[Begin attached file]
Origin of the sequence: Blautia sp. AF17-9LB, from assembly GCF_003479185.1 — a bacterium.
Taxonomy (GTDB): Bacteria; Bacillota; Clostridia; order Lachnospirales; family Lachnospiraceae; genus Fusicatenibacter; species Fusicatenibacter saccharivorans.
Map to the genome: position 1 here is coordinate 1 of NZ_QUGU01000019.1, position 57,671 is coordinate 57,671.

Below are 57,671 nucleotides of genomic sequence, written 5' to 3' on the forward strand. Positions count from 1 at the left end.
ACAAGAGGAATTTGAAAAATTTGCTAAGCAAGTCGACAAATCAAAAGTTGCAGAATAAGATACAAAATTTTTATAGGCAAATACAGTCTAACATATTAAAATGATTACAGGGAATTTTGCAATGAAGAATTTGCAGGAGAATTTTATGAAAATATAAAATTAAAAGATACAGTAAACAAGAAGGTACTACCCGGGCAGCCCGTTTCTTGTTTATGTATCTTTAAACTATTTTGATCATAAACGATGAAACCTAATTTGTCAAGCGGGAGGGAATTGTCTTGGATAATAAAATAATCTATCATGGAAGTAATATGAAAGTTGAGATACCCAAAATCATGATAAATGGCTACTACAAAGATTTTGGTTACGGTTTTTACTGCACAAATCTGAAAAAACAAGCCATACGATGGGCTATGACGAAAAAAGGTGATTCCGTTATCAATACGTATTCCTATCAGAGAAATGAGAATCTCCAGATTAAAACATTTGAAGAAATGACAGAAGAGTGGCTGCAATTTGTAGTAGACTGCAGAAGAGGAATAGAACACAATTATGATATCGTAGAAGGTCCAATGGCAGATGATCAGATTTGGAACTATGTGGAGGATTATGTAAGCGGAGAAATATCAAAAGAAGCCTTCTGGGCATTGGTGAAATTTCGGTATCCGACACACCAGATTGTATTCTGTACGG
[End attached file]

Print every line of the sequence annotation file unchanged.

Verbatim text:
Origin of the sequence: Blautia sp. AF17-9LB, from assembly GCF_003479185.1 — a bacterium.
Taxonomy (GTDB): Bacteria; Bacillota; Clostridia; order Lachnospirales; family Lachnospiraceae; genus Fusicatenibacter; species Fusicatenibacter saccharivorans.
Map to the genome: position 1 here is coordinate 1 of NZ_QUGU01000019.1, position 57,671 is coordinate 57,671.

Below are 57,671 nucleotides of genomic sequence, written 5' to 3' on the forward strand. Positions count from 1 at the left end.
ACAAGAGGAATTTGAAAAATTTGCTAAGCAAGTCGACAAATCAAAAGTTGCAGAATAAGATACAAAATTTTTATAGGCAAATACAGTCTAACATATTAAAATGATTACAGGGAATTTTGCAATGAAGAATTTGCAGGAGAATTTTATGAAAATATAAAATTAAAAGATACAGTAAACAAGAAGGTACTACCCGGGCAGCCCGTTTCTTGTTTATGTATCTTTAAACTATTTTGATCATAAACGATGAAACCTAATTTGTCAAGCGGGAGGGAATTGTCTTGGATAATAAAATAATCTATCATGGAAGTAATATGAAAGTTGAGATACCCAAAATCATGATAAATGGCTACTACAAAGATTTTGGTTACGGTTTTTACTGCACAAATCTGAAAAAACAAGCCATACGATGGGCTATGACGAAAAAAGGTGATTCCGTTATCAATACGTATTCCTATCAGAGAAATGAGAATCTCCAGATTAAAACATTTGAAGAAATGACAGAAGAGTGGCTGCAATTTGTAGTAGACTGCAGAAGAGGAATAGAACACAATTATGATATCGTAGAAGGTCCAATGGCAGATGATCAGATTTGGAACTATGTGGAGGATTATGTAAGCGGAGAAATATCAAAAGAAGCCTTCTGGGCATTGGTGAAATTTCGGTATCCGACACACCAGATTGTATTCTGTACGG